Regards Ian Dobson
Home of the Atmel based UDP mobile web cam http://www.planet-ian.com All mails scanned with av-filter.pl (F-Prot / perl)

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On Thu, 9 Feb 2006 13:08:50 +0100, "ian dobson"

Below is an avr setup I tried to duplicate a long time back, but couldn't get the chip to program.
http://www.qsl.net/hb9tlk/servo /
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bob wrote: > i want to learn how to control, say, a motor, remotely over the > internet. does anyone know a good resource for learning the basics of > this? thanks.
A complete reference? Sorry; I don't have one. However, here's my $0.02US.
Unless your project is for other people who don't like installing programs, don't try interfacing with a web browser. They really restrict what you can do. Webpages tend to be static; browsers were not meant for real-time applications, although things are improving in that regard (e.g. Ajax). A custom application gives you a lot more freedom with the types of commands you can send and receive.
A few years ago, I would have recommended using Java. Right now, my personal bias is leaning towards Qt (C++). If you don't mind the GPL, Qt is free for use; get it at http://www.trolltech.com/download/opensource.html
Cross-platform C++ goodness. In addition to their GUI libraries, they have a few easy to use networking classes. For example, I've used these to stream camera images across a local network.
There package comes with a whole host of example programs, including example network programs; you can see what these are on their website: http://doc.trolltech.com/4.1/examples.html
Other than the difficulties with networking, the added time delays can introduce interesting problems. Basically, you want the actual motor controller near the motor and sensors. If you try sending the control signals over the network, they can arrive to late; this can lead to oscillation, just like an echo down a long hall. In short: the user should send target positions to the robot; the robot has a local controller that knows how to achieve these goals, and it sends frequent status updates back to the user.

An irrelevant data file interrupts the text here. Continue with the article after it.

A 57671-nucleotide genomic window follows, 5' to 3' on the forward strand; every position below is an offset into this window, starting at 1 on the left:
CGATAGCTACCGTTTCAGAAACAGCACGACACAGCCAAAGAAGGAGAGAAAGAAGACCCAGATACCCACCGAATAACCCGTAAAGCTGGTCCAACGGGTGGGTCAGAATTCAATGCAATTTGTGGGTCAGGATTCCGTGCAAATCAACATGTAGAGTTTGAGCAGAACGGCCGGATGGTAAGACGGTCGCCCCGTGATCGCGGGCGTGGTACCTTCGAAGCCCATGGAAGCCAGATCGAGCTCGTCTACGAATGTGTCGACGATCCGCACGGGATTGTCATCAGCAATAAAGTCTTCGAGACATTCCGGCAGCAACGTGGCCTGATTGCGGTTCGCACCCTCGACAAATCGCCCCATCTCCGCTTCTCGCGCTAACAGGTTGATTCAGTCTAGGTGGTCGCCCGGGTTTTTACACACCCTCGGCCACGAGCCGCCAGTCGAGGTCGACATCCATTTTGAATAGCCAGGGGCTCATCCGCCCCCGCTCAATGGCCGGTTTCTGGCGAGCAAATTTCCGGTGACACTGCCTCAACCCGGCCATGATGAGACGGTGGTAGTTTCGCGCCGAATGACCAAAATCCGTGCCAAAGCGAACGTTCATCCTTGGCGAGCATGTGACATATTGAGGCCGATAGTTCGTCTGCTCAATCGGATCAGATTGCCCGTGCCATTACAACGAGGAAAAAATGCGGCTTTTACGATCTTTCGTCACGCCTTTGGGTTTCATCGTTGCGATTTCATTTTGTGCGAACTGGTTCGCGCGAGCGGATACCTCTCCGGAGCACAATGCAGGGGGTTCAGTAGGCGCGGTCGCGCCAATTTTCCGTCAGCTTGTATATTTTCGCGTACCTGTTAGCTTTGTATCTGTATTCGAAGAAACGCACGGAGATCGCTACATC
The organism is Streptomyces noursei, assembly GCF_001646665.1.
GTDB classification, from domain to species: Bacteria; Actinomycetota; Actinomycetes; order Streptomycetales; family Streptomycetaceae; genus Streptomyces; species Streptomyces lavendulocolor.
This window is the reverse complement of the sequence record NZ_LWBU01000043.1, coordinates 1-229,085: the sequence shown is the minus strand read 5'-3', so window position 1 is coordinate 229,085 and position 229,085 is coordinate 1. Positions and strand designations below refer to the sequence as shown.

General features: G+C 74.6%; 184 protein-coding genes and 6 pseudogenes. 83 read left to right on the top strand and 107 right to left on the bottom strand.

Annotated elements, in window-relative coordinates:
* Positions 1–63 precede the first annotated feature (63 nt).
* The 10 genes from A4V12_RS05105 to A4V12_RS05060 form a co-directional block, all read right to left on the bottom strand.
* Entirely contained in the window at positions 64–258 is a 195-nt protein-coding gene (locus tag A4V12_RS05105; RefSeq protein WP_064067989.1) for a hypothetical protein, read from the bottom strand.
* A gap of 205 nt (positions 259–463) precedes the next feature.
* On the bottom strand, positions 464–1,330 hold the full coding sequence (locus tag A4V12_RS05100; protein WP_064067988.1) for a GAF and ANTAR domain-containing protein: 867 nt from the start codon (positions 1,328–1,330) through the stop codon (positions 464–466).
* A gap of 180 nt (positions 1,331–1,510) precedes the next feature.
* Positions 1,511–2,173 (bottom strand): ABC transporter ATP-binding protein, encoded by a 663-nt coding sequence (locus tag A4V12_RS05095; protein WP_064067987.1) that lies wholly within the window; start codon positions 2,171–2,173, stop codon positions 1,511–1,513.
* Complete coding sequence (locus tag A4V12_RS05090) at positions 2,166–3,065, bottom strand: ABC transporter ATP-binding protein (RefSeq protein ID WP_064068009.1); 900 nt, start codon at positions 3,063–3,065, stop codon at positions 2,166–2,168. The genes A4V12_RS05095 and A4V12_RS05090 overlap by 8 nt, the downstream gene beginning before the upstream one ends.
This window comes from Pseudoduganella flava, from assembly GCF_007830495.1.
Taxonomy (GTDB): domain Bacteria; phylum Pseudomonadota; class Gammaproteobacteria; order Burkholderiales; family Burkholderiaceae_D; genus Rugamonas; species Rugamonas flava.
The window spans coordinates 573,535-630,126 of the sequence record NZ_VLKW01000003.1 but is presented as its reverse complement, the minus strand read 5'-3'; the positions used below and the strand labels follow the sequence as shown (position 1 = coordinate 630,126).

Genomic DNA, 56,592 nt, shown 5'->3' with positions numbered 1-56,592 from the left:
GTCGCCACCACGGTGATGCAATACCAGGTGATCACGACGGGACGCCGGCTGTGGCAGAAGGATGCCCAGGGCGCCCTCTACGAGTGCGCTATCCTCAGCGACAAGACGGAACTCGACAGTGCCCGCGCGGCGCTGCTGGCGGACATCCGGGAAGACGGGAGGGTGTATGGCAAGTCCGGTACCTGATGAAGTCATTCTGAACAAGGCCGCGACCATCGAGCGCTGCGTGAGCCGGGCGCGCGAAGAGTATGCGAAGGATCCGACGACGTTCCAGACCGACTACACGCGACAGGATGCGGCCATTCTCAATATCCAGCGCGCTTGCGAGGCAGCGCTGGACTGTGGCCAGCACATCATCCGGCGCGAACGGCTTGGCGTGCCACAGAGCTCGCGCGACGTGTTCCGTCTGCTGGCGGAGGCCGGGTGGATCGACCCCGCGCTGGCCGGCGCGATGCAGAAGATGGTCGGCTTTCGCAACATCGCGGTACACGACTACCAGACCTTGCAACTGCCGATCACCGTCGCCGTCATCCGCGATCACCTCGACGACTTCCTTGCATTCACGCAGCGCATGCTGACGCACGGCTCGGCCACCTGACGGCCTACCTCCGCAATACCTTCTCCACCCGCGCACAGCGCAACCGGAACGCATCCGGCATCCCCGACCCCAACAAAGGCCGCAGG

As long as you don't need force-feedback, people can easily adapt to moderate delays. Less than a tenth of a second are not a problem. Visual feedback delays over a second may become annoying, and result in operator impatience. Finding effective ways of dealing with this is actually a hot research topic right now (teleoperation). Aggressive approaches use a local simulator to approximate what the remote system is doing, and feedback is used to keep the simulator accurate. In order to avoid oscillation caused by delays, such systems generally present a "soft" or "squishy" feeling to the operator; this keeps the operator from reacting too fast.
Later, Daniel
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D Herring wrote:

Depends on the skill of the developer. The real problem is the unknowable and uncontrollable latency. You can easily send a 'motor start' command, and it will start sometime later. And a 'motor stop' command will also happen. Whether that is acceptable is a question of the application.
If you are controlling the fan in a home A/C, it is fine. If you are controlling the drive motor of a robot installing a windshield in a car, it is not so good.
Once upon a time GM invented their own networking protocols because hardwired Ethernet had too much latency.

The first part of this is incorrect these days. The second part is correct, still.
It depends on how 'soft' the control has to be, but in general, seems like a bad idea to me.
--
Pat



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Pat Farrell wrote:

The speed is available, but Internet needs an upgrade ;-) <http://www.ethercat.org
--
Kris
Gates' Law: Every 18 months, the speed of software halves.